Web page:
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I'm currently agonizing over how light I can make various colors in my UI before I adversely affect usability. The reason for the agonizing is that different monitors have different responses. Those at work are universally poor, showing light colors as very close to white, no matter how you change the settings on the monitor itself. At home, however, I know that the same colors come through loud and clear.

One specific (albeit not brilliant) example is the color used for subtle text prompts e.g.

blank state message

The majority of our UI has a white background; for relatively bold/heavy typefaces, I'm using #E7E7E7 as the text color, and darkening it to #CCCCCC for smaller font-sizes and lighter typefaces. I desperately don't want to make the messages so dark that they dominate the screen or demand unnecessary levels of attention, but neither do I want them to be so faint that you can barely read or even notice them.

How do you design for subtlety while allowing for different color responses in users' monitors? Do you use a rule of thumb to decide what's the lightest legible text color on, say, a white background?

I'd be interested to hear any advice.

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Looking back at this issue a few weeks after changing my app, I can't believe how faint my original choice was. I'm now completely comfortable with the stronger text and the app's more usable for it. Funny how it just takes a kick up the pants sometimes. Thanks, guys. :) –  Mal Ross Jul 27 '10 at 8:45
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3 Answers

up vote 13 down vote accepted

At minimum you should choose colour combinations that pass the WCAG 2.0's requirements for colour contrast (Criteria 1.4.3 - and Id recommend at the AA level). The example colours you have shown above won't pass by a long measure.

It doesn't mean all your colours have to be solid dark tones, but your text should be a somewhat darker than #e7e7e7 and #cccccc.

There a heap of tools and websites about that can help you do the calculations to find combinations that work. JuicyStudio is an example of one I use frequently. When you use that tool you will discover the minimum colour for regular text on a white background is #777677. For large text, and there is a minimum size definition for what means large, 18pt or 14pt bold, the minimum colour on white background is #959495.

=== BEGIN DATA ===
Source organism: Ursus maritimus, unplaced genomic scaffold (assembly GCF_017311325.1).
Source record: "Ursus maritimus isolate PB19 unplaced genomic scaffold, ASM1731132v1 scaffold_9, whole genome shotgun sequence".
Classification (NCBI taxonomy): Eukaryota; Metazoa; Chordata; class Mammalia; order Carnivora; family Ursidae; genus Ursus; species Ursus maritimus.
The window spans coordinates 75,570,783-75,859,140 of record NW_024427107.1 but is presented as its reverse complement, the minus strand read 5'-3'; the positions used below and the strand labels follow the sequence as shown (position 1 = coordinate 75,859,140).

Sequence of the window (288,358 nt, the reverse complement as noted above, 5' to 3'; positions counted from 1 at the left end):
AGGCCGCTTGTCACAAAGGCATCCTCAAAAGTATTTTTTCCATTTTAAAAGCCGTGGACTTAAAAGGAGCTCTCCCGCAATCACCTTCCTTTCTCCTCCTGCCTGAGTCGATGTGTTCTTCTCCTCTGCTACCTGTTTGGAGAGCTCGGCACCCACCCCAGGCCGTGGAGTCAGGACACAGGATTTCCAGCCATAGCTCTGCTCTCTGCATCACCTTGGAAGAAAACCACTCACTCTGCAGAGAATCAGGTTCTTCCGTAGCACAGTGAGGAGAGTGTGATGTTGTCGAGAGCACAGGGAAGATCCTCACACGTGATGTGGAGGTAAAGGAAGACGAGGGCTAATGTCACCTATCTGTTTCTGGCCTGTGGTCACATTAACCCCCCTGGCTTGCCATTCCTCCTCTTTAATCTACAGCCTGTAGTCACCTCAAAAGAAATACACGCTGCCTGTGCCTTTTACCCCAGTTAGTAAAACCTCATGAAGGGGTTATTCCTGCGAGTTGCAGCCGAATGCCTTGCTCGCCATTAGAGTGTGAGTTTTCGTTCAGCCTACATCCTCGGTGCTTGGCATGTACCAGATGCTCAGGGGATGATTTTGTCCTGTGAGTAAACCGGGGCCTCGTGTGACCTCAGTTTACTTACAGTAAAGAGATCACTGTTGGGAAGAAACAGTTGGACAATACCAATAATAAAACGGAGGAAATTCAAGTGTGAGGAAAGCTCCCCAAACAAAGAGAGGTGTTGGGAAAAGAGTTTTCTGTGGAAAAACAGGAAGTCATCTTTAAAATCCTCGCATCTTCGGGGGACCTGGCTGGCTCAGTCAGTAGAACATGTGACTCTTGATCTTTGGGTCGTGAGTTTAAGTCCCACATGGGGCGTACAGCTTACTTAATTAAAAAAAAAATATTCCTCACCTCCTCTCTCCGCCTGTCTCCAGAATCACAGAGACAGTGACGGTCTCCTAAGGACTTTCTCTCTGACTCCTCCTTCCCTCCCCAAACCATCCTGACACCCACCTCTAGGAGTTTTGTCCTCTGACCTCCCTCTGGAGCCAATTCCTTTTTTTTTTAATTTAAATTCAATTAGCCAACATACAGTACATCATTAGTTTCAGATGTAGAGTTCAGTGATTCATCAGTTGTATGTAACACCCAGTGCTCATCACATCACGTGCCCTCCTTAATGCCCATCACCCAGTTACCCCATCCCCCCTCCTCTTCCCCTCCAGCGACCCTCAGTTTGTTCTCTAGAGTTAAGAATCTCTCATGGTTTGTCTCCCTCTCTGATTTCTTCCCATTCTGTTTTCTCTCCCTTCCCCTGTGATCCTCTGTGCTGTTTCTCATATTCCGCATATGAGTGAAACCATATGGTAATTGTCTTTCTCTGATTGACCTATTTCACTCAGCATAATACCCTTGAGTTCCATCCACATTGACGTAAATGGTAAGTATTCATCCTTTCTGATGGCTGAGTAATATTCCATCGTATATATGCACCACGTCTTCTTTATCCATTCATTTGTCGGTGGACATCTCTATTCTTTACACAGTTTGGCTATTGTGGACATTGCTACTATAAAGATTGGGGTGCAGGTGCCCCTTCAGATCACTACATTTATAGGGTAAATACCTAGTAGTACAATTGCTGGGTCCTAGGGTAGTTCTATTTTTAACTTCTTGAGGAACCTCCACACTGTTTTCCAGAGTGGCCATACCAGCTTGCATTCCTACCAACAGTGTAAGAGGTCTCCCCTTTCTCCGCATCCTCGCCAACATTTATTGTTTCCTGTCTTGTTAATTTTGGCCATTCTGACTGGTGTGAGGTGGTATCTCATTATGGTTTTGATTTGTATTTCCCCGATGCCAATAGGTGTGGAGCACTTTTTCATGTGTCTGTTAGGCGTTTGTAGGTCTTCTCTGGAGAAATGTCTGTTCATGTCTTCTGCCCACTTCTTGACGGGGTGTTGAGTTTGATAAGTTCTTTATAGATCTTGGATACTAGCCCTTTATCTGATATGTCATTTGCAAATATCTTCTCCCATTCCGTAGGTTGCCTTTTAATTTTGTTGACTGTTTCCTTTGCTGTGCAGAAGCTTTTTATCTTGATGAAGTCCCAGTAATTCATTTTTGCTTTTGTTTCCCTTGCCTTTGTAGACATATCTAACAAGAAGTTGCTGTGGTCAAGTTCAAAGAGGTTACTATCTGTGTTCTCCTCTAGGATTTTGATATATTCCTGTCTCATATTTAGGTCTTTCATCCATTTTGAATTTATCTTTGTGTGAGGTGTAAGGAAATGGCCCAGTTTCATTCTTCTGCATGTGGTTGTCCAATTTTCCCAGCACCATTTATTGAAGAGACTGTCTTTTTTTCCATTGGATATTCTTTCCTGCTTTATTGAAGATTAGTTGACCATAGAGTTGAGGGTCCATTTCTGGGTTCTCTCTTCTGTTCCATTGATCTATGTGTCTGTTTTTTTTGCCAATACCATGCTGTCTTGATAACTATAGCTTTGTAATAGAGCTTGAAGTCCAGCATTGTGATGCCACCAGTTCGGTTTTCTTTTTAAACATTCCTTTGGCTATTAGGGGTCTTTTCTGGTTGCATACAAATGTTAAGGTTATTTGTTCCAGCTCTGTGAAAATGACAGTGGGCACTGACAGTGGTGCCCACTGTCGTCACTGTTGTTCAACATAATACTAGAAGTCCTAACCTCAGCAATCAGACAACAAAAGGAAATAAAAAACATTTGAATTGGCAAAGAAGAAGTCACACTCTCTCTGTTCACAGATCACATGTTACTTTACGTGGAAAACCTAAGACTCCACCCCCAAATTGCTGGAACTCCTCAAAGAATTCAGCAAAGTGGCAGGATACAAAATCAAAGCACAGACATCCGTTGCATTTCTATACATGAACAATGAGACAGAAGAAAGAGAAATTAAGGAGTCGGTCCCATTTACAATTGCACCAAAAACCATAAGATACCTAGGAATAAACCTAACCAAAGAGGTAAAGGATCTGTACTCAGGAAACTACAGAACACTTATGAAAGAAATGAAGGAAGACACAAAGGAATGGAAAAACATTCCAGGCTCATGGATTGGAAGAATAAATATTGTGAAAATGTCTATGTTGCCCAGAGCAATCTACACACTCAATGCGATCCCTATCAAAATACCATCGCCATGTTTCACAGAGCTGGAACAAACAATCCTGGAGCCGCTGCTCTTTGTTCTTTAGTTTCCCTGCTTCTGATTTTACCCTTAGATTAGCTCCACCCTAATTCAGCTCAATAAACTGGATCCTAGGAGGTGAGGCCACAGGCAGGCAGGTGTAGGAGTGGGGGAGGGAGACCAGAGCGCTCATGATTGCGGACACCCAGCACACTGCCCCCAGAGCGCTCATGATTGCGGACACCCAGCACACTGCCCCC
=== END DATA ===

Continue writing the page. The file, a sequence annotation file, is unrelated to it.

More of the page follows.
Id go one step further than JeromeR comments - you don't need to consider just the needs of visually impaired users. A user with "normal" sight may find a light UI very hard to use depending on other factors in their environment, the time of day, how long they have been using the application etc

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I agree - users with "normal" sight might also find such UI unpleasant and hard to use. –  Janko Jun 22 '10 at 19:05
    
Great answer and some useful links - thanks. :) –  Mal Ross Jun 23 '10 at 7:08
    
It was recently pointed out to me that the "rule" never use green on red because of color-blindness doesn't hold true if it's dark green on light - as Nathan says, look at the contrast. –  Susan R Jun 23 '10 at 21:07
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Very nicely explained friends.

I'd like to add to _Nathan_W_ 's point that even a person with a normal sight may find it hard to use a light UI - consider laptops where different kinds of screens reflect in a widely varying range even in normal lighting conditions depending upon the position of light source with respect to the screen.

In particular, I really like the recently released WordPress 3.0's UI for a subtle UI - have you had a chance to take a look at it?

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Please consider what you may be doing to visually impaired users when you design a subtle UI, so that you can do it well.

I was on a customer site doing ethnographic reserch when the company happened to be implementing a new software product. The produc was all soft greys with a few accent colours. It looked very nice.

During the course of the day, I had a conversation with a visually impaired user who "confessed" to me his visual impairment, said that he had been hiding it for years because he feared it would affect his career advancement, and said that, with the new version we were rolling out, he was no longer able to read the text. The contrast was simply not high enough for him to see the text.

This user told me that, with previous releases, he would take some time alone to stare intensely at every detail of the screen, with his eyes very close to the screen, in order to memorize the location of everything. THe would also memorize the number and relative location (order) of commands on drop-down menus, and the relative string size size/length, so that he could pick them out, later, without reading. Then, after memorizing the GUI, he would return to his work station, sit back, and pretend to be functioning like all his colleagues.

He also showed me that the standard Windows accessiblity feature that transforms a Windows application into a high-contrast black-and-white version caused this particular application to crash. nd he also showed me that the high-contrast pointer, when mosing over this particular application, would revert to a standard (low-contrast) pointer.

All in all, it was an eye-opening session, for me -- if you'll excuse the pun.

Again: consider what you may be doing to visually impaired users when you design a subtle UI, so that you can do it well.

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